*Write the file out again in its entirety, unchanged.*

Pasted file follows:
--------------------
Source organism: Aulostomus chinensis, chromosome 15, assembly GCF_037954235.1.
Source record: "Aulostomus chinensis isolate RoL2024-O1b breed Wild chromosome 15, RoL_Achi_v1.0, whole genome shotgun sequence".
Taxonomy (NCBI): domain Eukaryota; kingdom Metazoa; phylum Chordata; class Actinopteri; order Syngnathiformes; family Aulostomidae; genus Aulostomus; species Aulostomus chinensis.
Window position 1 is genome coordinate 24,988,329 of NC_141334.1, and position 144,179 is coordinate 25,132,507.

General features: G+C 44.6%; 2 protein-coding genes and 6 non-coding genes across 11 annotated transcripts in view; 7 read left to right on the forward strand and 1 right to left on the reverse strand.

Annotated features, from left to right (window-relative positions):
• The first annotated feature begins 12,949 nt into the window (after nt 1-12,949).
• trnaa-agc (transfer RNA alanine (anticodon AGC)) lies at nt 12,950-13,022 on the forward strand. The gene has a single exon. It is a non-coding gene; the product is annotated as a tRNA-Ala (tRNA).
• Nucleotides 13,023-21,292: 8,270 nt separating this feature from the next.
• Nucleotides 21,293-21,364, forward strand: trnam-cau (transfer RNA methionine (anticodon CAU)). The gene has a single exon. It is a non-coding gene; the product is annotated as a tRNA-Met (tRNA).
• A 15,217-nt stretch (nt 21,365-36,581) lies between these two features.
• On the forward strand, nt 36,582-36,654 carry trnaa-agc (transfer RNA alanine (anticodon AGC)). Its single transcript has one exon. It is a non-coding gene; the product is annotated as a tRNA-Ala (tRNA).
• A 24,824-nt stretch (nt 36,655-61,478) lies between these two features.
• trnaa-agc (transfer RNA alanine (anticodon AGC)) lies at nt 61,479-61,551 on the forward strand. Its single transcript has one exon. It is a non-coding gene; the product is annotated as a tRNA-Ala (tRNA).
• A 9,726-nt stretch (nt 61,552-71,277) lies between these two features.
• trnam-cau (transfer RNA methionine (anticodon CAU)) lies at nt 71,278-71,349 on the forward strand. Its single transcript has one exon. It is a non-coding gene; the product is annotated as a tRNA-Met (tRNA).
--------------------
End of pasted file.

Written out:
Source organism: Aulostomus chinensis, chromosome 15, assembly GCF_037954235.1.
Source record: "Aulostomus chinensis isolate RoL2024-O1b breed Wild chromosome 15, RoL_Achi_v1.0, whole genome shotgun sequence".
Taxonomy (NCBI): domain Eukaryota; kingdom Metazoa; phylum Chordata; class Actinopteri; order Syngnathiformes; family Aulostomidae; genus Aulostomus; species Aulostomus chinensis.
Window position 1 is genome coordinate 24,988,329 of NC_141334.1, and position 144,179 is coordinate 25,132,507.

General features: G+C 44.6%; 2 protein-coding genes and 6 non-coding genes across 11 annotated transcripts in view; 7 read left to right on the forward strand and 1 right to left on the reverse strand.

Annotated features, from left to right (window-relative positions):
• The first annotated feature begins 12,949 nt into the window (after nt 1-12,949).
• trnaa-agc (transfer RNA alanine (anticodon AGC)) lies at nt 12,950-13,022 on the forward strand. The gene has a single exon. It is a non-coding gene; the product is annotated as a tRNA-Ala (tRNA).
• Nucleotides 13,023-21,292: 8,270 nt separating this feature from the next.
• Nucleotides 21,293-21,364, forward strand: trnam-cau (transfer RNA methionine (anticodon CAU)). The gene has a single exon. It is a non-coding gene; the product is annotated as a tRNA-Met (tRNA).
• A 15,217-nt stretch (nt 21,365-36,581) lies between these two features.
• On the forward strand, nt 36,582-36,654 carry trnaa-agc (transfer RNA alanine (anticodon AGC)). Its single transcript has one exon. It is a non-coding gene; the product is annotated as a tRNA-Ala (tRNA).
• A 24,824-nt stretch (nt 36,655-61,478) lies between these two features.
• trnaa-agc (transfer RNA alanine (anticodon AGC)) lies at nt 61,479-61,551 on the forward strand. Its single transcript has one exon. It is a non-coding gene; the product is annotated as a tRNA-Ala (tRNA).
• A 9,726-nt stretch (nt 61,552-71,277) lies between these two features.
• trnam-cau (transfer RNA methionine (anticodon CAU)) lies at nt 71,278-71,349 on the forward strand. Its single transcript has one exon. It is a non-coding gene; the product is annotated as a tRNA-Met (tRNA).